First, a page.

Known Error Database (KEDB) insights!

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Let’s learn more about KEDB or Known Error Database, with the help of real life IT examples from a wide spread of different experiences. Most frequently the secret to success is engaging small problems each one at a time, rather than a single jump ahead. This means that is best to take one step at a time but for that you will need knowledge to be stored and improved upon, so one specific tool that helps organizations achieve this success is the KEDB or Known Error Database.

What is the Known Error Database?

To understand Known Error Database or KEDB anyone should know that there are three ITIL terms that you should be familiar with such as incident, problem and known error. What could be tagged as incident? Simple, if your email service goes down without notice from your provider, could be tagged as an incident. In this example, the reason behind the email outage is the problem, so a problem is the underlying cause of an incident. In other words, this is the thing that caused the issue in the first place.
Furthermore, we can say that there is no longer a problem, but a known error. Why is that? Because for the email issue, the root cause is identified as one of the critical services on the email server, so what use to be a problem now is known as an error.

Why is KEDB needed?
Now returning to the email problem, we can say that the critical services was in hung mode after running several diagnostics and undertaking some tests. After finding the problem, the resolution might have been faster where the service was stopped and restarted. The email service was down while the diagnostics and resolution were being applied and could result to penalties imposed by customers. So, if the email service fails again, the tech team will refer to the previous outage in the KEDB being able to start diagnosis with the service that caused the issue last time.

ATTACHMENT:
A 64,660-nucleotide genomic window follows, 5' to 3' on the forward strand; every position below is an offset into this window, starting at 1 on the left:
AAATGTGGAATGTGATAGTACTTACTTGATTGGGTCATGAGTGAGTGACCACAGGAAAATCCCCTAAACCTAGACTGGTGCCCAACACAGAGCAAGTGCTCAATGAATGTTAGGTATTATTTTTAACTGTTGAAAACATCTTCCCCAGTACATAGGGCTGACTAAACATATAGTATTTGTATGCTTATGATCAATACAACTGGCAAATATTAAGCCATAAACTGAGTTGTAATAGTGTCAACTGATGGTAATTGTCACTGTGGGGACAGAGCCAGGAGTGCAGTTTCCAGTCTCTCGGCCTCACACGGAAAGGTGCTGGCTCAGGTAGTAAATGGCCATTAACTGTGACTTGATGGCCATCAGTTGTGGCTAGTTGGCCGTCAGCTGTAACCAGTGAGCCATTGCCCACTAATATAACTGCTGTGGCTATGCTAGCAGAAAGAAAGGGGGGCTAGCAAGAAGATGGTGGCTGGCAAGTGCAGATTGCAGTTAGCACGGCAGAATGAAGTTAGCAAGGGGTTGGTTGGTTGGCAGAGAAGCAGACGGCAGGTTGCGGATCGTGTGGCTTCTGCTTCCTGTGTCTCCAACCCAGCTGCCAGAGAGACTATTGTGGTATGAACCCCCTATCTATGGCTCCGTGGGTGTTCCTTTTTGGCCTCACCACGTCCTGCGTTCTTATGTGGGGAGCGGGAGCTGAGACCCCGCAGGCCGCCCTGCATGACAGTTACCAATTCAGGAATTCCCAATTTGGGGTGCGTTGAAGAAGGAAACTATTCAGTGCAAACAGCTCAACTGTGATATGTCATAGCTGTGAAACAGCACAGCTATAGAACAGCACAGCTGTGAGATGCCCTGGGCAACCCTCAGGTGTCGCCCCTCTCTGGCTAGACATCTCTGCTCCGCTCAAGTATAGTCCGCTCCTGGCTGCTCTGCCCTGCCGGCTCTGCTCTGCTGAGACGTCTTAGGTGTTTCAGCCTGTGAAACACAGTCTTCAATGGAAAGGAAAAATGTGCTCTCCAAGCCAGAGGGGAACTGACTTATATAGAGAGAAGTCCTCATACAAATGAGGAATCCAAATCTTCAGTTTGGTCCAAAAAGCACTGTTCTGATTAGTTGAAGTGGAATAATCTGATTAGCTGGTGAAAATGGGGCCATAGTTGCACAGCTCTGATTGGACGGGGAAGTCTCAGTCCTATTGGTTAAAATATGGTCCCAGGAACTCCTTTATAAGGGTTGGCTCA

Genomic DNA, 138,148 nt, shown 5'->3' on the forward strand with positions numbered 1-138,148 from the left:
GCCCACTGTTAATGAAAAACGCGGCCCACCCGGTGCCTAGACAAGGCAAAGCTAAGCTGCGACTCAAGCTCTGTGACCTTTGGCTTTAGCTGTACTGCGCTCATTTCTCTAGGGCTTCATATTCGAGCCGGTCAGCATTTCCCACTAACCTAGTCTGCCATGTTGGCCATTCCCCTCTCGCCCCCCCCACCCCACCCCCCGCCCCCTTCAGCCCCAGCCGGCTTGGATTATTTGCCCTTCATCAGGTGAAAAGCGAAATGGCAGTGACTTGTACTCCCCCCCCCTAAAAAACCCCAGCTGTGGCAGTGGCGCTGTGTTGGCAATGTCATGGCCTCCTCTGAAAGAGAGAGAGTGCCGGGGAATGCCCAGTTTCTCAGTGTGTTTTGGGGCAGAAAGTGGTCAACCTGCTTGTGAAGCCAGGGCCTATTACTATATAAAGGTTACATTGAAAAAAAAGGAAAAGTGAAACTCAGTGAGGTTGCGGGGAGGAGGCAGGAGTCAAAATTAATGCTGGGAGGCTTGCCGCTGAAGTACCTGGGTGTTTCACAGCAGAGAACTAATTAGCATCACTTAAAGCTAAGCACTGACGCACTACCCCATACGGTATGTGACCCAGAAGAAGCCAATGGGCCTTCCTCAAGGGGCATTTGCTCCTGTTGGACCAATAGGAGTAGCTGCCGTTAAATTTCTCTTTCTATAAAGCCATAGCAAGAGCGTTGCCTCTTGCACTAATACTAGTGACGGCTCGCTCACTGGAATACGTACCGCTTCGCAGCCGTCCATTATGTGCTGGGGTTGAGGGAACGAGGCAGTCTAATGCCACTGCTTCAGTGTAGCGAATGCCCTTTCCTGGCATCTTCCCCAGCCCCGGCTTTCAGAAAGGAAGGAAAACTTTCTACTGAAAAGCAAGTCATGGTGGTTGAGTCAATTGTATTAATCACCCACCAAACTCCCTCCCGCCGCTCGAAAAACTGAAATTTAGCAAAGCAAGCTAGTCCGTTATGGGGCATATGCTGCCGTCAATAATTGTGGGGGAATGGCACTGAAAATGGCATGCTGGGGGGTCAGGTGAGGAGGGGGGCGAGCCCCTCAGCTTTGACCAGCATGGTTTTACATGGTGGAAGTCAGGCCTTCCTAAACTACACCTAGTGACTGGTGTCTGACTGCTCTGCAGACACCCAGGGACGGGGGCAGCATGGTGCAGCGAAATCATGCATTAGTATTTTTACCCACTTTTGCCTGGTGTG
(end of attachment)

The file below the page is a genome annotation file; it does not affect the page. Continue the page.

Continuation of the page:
Anyway the company that offers e-mail services to its clients maintains a KEDB and be sure that this particular problem was recorded. If the email issue happens again, the tech support team can refer to the last outage in the KEDB and run a diagnosis with the service that caused the issue last time. At this point resolution might take a few seconds if it happens to be the same service causing the issue. With KEDB in place organizations are efficiently allocating money towards improving services.

Permanent solution and workaround

There are few ways for restoring service outages. The most ideal one, is a permanent solution, which entails a fix that guarantees zero outages. The most common type is the workaround that looks for an alternate solution. This second way is most frequently followed for implementing another solution at a later date. Restarting the service is a workaround in the email service outage. But this is probably to happen in the future and the tech support team knows that this will only solve the problem for the moment.

Now let’s see some aspects of KEDB in action.

Having seen what Known Error Database is, let’s understand how and when it gets recorded, used and maintained.
1. If an incident is resolved using temporary means, a known error is created with the incident summary, description, symptoms and all the steps involved in solving it.
2. If an incident appears the support team refers to the KEDB first to check if a workaround exists in the database.
3. There is a third possibility where a permanent solution to a known error is identified and implemented, the incident is not supposed to happen any more.

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